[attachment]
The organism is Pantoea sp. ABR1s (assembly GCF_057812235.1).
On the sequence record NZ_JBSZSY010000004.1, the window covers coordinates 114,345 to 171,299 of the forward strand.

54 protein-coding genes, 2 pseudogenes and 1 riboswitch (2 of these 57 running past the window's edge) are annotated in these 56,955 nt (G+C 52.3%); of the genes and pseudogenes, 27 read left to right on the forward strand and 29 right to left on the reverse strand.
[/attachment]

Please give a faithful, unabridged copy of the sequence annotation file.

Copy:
The organism is Pantoea sp. ABR1s (assembly GCF_057812235.1).
On the sequence record NZ_JBSZSY010000004.1, the window covers coordinates 114,345 to 171,299 of the forward strand.

54 protein-coding genes, 2 pseudogenes and 1 riboswitch (2 of these 57 running past the window's edge) are annotated in these 56,955 nt (G+C 52.3%); of the genes and pseudogenes, 27 read left to right on the forward strand and 29 right to left on the reverse strand.